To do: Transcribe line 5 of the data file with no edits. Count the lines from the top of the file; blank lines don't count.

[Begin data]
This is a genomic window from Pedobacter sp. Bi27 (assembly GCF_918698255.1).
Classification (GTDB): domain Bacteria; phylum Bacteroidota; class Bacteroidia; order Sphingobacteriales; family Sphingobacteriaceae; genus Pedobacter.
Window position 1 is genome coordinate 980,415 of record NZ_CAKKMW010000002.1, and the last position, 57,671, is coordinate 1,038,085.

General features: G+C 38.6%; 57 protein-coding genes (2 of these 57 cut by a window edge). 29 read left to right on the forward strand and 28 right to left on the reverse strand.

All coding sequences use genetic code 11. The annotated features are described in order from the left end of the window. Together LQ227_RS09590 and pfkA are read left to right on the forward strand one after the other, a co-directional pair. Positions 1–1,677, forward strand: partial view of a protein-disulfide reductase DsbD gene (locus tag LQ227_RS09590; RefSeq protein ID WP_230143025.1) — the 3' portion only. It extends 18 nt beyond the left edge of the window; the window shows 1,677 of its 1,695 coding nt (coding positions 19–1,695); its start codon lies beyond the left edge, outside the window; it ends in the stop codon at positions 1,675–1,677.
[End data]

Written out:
All coding sequences use genetic code 11. The annotated features are described in order from the left end of the window. Together LQ227_RS09590 and pfkA are read left to right on the forward strand one after the other, a co-directional pair. Positions 1–1,677, forward strand: partial view of a protein-disulfide reductase DsbD gene (locus tag LQ227_RS09590; RefSeq protein ID WP_230143025.1) — the 3' portion only. It extends 18 nt beyond the left edge of the window; the window shows 1,677 of its 1,695 coding nt (coding positions 19–1,695); its start codon lies beyond the left edge, outside the window; it ends in the stop codon at positions 1,675–1,677.